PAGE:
CLEVELAND â€” Kyle Lowry walked gingerly to the post-game press conference table.
His pride was surely stinging as much as his ankle.
A rattled DeMar DeRozan, another sizzling three-point shooting night for Cleveland, and a sprained ankle for Lowry. And now the Raptors head back home to Toronto down 2-0 in their best-of-seven Eastern Conference semifinal series after a 125-103 rout by the Cavaliers.
“They’re defending champs, and they’re looking. . . you know. . . that’s what they look like right now,” a brooding Lowry said. “They’re playing extremely well.”
Jonas Valanciunas had 23 points to top Toronto, while Cory Joseph had 22, Lowry finished with 20, and Serge Ibaka added 16 points.
DeRozan finished with just five points, on 2 of 11 shooting.
“It sucks. It sucks,” DeRozan said. “To lose like we did, to play like I did, it sucks. It’s frustrating. Now just having time, having to wait until Friday night to redeem yourself.”
LeBron James had 39 points, passing Kareem Abdul-Jabbar for second all-time in post-season scoring, and now trails only Michael Jordan. Kyrie Irving added 22 for the Cavs, who were red-hot from long range, making 18 of their 33 three-point attempts to Toronto’s five. Cleveland’s 125 points were a franchise post-season high.
In the shell-shocked moments after the rout, the Raptors said they can take some measure of comfort in last year’s Eastern Conference that saw them rally to win two at home after dropping two in Cleveland.
“We’re in the same place we were in last year,” coach Dwane Casey said. “Until a team wins on another team’s court, it’s not a series. They played well, we shake their hands. . . But we haven’t scratched the surface of where we can go. We take our butt-whooping and go home.”
Two nights after dropping the series opener 116-105, Casey had predicted more fight from his players in Game 2. They traditionally rebound well after “we get punched in the mouth,” he’d said.
But James and the Cavs threw the first swing. The Raptors looked scattered and scared, digging themselves an early 10-point deficit. They managed to cut the Cavs’ lead to single digits in the second quarter, but by the time Irving scored on a driving bank shot late in the third quarter, Cleveland waltzed into the fourth with a 99-73 advantage.
“Yeah, we have home in front of us. We have to go home and I don’t know, fix something,” said a shell-shocked Valanciunas. “Or do something better. Play better. That’s what we need to do. How to do that, I don’t know.”
There were some tense moments early in the second half when Norman Powell crashed into Lowry’s leg in a collision under the net. Lowry was down on the court for several minutes before limping to the locker-room. He returned to play most of the third quarter, but didn’t return for the fourth.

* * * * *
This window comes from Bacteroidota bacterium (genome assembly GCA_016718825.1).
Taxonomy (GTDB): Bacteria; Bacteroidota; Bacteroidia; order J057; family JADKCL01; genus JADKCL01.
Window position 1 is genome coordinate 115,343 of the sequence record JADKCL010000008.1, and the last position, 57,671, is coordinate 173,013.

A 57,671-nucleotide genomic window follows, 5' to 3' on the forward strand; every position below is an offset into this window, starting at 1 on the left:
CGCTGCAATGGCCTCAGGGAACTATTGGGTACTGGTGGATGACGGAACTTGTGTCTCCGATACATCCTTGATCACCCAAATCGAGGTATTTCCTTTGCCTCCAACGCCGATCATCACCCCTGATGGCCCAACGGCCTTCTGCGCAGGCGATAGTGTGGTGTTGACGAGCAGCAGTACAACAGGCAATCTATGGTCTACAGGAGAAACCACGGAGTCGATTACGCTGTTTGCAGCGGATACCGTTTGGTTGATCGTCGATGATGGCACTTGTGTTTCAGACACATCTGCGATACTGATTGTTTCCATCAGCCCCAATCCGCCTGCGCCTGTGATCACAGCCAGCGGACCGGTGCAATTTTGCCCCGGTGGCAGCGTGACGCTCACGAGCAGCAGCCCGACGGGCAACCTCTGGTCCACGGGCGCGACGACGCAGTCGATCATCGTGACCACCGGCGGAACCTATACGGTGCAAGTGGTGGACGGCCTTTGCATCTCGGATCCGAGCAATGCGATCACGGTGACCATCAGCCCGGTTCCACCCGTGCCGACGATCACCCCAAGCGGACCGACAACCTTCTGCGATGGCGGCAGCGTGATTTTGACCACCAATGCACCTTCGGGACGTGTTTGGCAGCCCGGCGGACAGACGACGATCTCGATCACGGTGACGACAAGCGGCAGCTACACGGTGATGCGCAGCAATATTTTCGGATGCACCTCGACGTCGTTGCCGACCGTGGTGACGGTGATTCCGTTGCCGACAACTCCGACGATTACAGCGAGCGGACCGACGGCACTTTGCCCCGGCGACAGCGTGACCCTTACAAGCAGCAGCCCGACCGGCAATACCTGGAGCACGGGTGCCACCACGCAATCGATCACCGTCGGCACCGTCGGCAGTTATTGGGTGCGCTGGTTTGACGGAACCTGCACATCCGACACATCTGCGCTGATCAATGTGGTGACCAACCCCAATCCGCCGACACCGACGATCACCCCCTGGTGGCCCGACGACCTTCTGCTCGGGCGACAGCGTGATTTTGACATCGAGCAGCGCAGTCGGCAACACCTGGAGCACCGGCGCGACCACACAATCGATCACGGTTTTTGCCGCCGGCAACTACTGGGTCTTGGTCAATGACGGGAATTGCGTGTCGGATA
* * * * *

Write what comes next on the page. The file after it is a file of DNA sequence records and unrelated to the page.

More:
“It’s pretty sore right now. . . but it’s whatever,” said Lowry, adding he plans to play in Game 3.
Wrapped up by double teams all night long, DeRozan, who tugged his jersey over his face in frustration at times, scored his first field goal 37 seconds into the fourth quarter. A Cleveland fan stood and gave him a mocking slow clap.
“They do a great job of protecting the paint and also getting out to our shooters at the same time,” said DeRozan, who’s scored fewer than 10 points five times in the post-season â€” the Raptors losing all five games. “I’m just going to go out there and try to make the right passes out of the double, trust my teammates. We missed a lot of shots. I couldn’t find a rhythm with all the doubling.”
The Cavs twisted the knife in the fourth quarter, amassing a whopping 30-point lead with 9:32 to play when Channing Frye connected on one of his five three-pointers of the night. As the final couple of ugly minutes ticked down, many fans had already left Quicken Loans Arena, which was a raucous sea of yellow T-shirts and white rally towels. A photo of Toronto rapper Drake was shown on the big screen during Raptors’ free throws.
The Cavs shot 55 per cent on the night to the Raptors’ 47 per cent. Toronto went just 5 of 17 from three-point range.
Last year’s post-season, the Cavs routed Toronto in Games 1 and 2 by a combined 50 points. The Raptors rebounded to take Games 3 and 4, eventually going down in six games.
Can the Cavs avoid a repeat of last season?
“Only time will tell, I’m not psychic,” James said. “I don’t know what will happen in Game 3 or 4, all I know is I can prepare my guys, prepare myself, the coaching staff is going to prepare us and its up to us to go out and do it.”
Ibaka got off to another slow start, missing his only four shots of the first quarter. The Raptors were clobbered 13-2 on the boards in the frame, and the Cavs took a 34-22 lead into the second quarter.
The Raptors had a mini 10-5 run midway through the second to pull to within nine points, but the Cavs responded with back-to-back threes and they took a 62-48 lead â€” identical to Monday’s Game 1 â€” into halftime.
Game 4 is Sunday in Toronto. Game 5, if necessary, would be Tuesday in Cleveland.
Lori Ewing, The Canadian Press